Now my sister Maria has alerted me to what I can only describe as a similarly horrifying crime against taste, and probably against animals in some states, in the name of cuteness: a photo gallery of pets dressed up in Halloween costumes, courtesy of the Boston Globe.
The screen shot below of "Madison Yee in a bee Costume" [sic] would seem to show an animal costumed as a different animal. But since it's a "Halloween costume," and dressing up for Halloween is specifically a children's tradition, it's actually a dog costumed as a child costumed as a bee.
I can only feel sorry for this animal. It had no choice in the matter.
What motivates the decision to dress a pet up like a child, or to dress a child up like a pet?
In A Christmas Story Ralphie is forced to wear an atrocious bunny suit sent by his aunt; his mother forces him to put it on and then, when he does, can't suppress a laugh as she exclaims, "Isn't that cute!" (His brother just laughs openly.)*
Sianne Ngai argues that the cute creature is defined partly by its unthreatening aggression. Cuteness has a "capacity to convert a subject's veiled or latent aggression toward a vulnerable object"--like a child or a pet--"into an explicit aggression that seems to be directed toward the subject" (828). Like Ralphie miserable in his animal suit, like the animals miserable in their child suits, the cute creature is on the receiving end of aggression and is visibly dissatisified, but can't do anything about it.
In the abstract that makes plenty of sense. But it seems like there's more going on here, because of the special symbolic connection between children and animals. Haraway points out that we are particularly prone to speaking of pets as if they were "furry children." To dress a child as an animal is an act of aggression that renders the child particularly cute.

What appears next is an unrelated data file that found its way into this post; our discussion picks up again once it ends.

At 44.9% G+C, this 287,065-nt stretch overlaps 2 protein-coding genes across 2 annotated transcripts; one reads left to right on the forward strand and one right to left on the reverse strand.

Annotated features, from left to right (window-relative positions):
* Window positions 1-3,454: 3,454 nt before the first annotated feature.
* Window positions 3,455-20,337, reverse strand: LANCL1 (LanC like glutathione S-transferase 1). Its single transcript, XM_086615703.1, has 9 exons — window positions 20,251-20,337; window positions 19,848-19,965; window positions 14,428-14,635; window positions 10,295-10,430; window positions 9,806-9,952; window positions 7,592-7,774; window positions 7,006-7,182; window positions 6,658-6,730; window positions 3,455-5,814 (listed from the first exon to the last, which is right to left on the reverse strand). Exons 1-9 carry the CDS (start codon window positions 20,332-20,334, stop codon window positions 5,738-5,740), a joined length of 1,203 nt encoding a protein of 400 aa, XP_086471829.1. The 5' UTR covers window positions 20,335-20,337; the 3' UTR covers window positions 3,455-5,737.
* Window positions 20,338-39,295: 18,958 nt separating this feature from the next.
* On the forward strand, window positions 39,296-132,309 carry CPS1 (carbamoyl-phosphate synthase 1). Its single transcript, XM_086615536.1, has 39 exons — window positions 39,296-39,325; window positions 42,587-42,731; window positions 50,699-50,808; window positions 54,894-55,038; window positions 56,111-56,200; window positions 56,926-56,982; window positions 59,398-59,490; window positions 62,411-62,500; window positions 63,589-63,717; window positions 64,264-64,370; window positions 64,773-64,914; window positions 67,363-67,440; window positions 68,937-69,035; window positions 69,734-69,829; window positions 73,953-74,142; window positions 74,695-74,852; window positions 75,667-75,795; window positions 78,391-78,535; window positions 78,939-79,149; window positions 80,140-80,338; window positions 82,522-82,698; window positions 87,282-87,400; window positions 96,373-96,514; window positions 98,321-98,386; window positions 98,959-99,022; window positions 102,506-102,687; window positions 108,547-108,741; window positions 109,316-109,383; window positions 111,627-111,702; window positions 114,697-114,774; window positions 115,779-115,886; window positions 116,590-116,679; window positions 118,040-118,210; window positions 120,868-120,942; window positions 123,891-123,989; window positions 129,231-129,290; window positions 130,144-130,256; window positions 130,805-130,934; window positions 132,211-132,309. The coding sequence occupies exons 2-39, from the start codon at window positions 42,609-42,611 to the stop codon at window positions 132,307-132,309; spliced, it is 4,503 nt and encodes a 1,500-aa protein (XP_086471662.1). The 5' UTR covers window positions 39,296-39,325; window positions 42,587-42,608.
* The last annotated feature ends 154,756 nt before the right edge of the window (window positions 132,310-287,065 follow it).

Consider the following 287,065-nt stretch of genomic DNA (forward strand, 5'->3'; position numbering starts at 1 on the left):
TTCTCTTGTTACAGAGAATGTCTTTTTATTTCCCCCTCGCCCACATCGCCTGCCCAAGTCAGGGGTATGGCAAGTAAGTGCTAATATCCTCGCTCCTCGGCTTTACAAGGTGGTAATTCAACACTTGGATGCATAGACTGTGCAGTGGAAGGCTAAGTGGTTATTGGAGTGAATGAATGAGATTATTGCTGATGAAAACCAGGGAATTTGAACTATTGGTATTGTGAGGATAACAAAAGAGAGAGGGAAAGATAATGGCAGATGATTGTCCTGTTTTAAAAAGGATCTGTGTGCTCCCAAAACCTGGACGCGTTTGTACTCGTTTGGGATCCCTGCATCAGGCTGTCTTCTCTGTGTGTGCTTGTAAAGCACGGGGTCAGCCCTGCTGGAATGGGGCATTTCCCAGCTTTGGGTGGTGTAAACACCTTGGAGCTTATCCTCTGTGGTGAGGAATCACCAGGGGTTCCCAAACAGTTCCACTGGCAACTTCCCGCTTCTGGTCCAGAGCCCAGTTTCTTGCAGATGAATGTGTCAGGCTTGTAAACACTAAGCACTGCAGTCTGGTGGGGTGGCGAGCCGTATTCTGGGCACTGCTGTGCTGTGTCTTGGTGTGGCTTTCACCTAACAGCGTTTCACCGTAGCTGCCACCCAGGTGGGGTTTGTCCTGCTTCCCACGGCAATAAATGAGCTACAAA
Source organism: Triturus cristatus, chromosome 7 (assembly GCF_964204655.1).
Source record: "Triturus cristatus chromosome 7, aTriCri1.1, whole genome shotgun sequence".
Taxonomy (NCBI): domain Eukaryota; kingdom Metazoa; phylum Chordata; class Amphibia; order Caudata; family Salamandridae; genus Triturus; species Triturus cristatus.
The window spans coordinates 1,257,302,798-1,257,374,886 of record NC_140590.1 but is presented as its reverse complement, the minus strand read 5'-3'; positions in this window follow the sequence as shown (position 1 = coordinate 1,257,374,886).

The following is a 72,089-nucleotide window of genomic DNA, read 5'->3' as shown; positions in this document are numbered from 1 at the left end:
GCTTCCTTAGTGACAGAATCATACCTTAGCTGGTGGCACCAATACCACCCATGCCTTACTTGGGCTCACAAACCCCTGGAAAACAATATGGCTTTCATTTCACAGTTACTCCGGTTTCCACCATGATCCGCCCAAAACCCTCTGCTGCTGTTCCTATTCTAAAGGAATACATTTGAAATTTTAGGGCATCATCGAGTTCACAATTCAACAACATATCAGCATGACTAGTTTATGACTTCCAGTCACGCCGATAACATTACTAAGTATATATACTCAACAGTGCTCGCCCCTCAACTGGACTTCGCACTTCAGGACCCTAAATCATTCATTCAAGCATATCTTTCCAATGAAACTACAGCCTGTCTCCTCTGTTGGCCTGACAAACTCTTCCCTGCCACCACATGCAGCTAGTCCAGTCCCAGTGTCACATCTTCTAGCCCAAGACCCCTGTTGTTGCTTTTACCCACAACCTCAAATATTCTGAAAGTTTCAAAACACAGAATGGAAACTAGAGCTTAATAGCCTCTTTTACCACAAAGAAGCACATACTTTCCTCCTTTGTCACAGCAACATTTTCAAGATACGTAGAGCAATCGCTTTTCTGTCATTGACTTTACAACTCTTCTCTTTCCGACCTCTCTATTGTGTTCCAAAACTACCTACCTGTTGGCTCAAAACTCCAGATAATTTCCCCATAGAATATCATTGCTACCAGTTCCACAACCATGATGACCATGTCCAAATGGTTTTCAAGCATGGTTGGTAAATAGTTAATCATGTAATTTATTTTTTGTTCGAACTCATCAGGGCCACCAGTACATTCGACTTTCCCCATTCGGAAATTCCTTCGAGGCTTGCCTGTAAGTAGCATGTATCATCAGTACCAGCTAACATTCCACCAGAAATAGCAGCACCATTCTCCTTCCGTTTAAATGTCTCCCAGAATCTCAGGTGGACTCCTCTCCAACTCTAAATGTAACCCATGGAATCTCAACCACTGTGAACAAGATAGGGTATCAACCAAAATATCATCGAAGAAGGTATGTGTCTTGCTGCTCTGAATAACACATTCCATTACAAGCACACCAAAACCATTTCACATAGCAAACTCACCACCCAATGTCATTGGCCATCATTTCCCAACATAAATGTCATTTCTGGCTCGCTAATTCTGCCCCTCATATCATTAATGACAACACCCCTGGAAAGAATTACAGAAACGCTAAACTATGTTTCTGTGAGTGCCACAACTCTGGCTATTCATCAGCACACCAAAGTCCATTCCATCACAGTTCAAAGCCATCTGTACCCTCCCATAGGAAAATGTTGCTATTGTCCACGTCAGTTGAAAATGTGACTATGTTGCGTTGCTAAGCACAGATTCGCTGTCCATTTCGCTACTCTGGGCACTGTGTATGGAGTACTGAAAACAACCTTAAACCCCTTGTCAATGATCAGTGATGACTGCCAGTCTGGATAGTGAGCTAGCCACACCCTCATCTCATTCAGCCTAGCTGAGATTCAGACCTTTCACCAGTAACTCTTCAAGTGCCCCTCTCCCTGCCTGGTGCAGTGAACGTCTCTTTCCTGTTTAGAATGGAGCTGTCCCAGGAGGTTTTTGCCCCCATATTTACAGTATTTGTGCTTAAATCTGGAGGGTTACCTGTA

Why is it that dressing a child up as an animal, and apparently vice-versa, according to the Boston Globe, constitutes a privileged special case of cuteness?
Perhaps it is precisely the symbolic closeness between animals and children that makes it so very aggressive and uncomfortable (therefore cute) to persuade (or force) one to masquerade as the other. This is the sort of thing that makes me think we need to think much more carefully about the relationship between animals and children.
|Image by Yoshitomo Nara|
*The humiliation of being dressed up in something awful is, oddly, not associated with being identified with an animal in the film, but rather with the ultimate humiliation: being "perpetually four years old [and] also a girl." It's not that the costume is appropriate for a girl or that a girl could look dignified in it (who could?) but that the indignity would somehow make sense for a girl. It is the father who protects Ralphie's masculinity by urging him to take the costume off. (Uh, and gives him a gun that can really shoot. But I digress.)
Haraway, Donna Jeanne. The Companion Species Manifesto: Dogs, People, and Significant Otherness. Chicago: Prickly Paradigm Press, 2003. Print.
Ngai, Sianne. "The Cuteness of the Avant-Garde." Critical Inquiry 31.4 (Summer 2005): 811-47. Print.